CROPS WATCH: ‘Foliar nutrition adding 0.2t/ha/day in last stages of grain fill’

In this straight talking installment of CROPS WATCH, John Mulhare, TerraChem agronomist, emphasises the importance of nutrition on winter wheat. He shows the damage the wet winter did to his fields and describes how to take crops out of stress.

His main aim is obviously to keep the plant green for as long as possible to increase yield. John is a strong believer in applying foliar nutrients – as well as fungicides – to achieve this.

Magnesium

The T2 fungicide was applied to the crop at the weekend and SulfaMag Aloy was also applied to the flag leaf at this time.

He described how SulfaMag Aloy, at the end of the season, can add 0.2t/ha/day to the yield of the crop.

It’s a basic principle. If the leaf stays green, the plant continues to carry out photosynthesis and produce more yield. A malnourished crop won’t meet its potential. John’s advice is to top up magnesium levels now to get the best yield possible.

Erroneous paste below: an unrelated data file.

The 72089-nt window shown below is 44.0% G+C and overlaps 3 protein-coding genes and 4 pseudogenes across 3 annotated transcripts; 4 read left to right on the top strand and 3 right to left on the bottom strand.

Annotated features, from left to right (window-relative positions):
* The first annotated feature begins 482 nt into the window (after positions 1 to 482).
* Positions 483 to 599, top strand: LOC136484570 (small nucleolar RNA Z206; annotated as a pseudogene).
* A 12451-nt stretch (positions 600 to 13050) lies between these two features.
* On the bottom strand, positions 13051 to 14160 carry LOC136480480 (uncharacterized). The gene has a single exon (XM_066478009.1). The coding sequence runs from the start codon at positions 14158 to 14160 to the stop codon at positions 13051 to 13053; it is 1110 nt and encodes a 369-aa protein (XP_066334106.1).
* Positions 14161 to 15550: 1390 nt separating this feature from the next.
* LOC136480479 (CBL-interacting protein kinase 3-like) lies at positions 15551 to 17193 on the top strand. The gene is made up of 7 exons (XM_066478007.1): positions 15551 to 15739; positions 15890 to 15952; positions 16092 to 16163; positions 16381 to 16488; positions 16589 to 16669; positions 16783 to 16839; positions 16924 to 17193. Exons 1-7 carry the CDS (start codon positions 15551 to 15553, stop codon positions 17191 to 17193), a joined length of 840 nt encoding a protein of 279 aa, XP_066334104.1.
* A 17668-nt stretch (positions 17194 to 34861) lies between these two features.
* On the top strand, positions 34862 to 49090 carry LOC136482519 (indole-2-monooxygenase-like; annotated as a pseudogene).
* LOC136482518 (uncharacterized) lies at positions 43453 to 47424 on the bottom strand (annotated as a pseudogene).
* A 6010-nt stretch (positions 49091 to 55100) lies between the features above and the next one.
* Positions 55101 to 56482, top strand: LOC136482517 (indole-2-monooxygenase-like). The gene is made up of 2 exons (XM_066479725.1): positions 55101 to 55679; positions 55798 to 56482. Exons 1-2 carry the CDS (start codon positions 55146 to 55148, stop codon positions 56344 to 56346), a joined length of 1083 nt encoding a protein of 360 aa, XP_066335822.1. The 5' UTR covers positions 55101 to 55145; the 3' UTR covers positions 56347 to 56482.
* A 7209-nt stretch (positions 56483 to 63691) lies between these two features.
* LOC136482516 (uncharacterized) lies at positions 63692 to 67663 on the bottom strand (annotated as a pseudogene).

Also Read: CROPS WATCH: Straight forward T2 on winter wheat

Crop stress

As you will see in the video John has some deep tramlines, where his tractor sank early in the season. Had he planted spring barley in the field, he is sure the crop would have suffered from phosphorus deficiency and failed to tiller out.

Uplift at 3L/ha should help to combat some of the crop stress.

T2:
  • Treoris – 2L/ha;
  • OPUS Team – 1.5L/ha;
  • Uplift – 3L/ha;
  • SulfaMag – 1.5L/ha;
  • Terpal – 1.25L/ha (if needed).

Treoris has been shown to increase chlorophyll content of the plant by 32-33%. John described it as free growth promotion, aside from protecting the plant from disease.

John added that the foliar application of trace elements on his farm is essential as the high soil pH levels of 7.4/7.5 lock up trace elements. Blanket application of trace elements is now standard practice on the farm.

John applies trace elements in order to:
  • Maximise tiller production;
  • Maximise grain site number;
  • Maximise grain fill.

Septoria watch

While the top leaves of the crop were clean, John noted that Leaf 4 had a septoria level of 2-3% and Leaf 5 had an infection level of approximately 50-60%.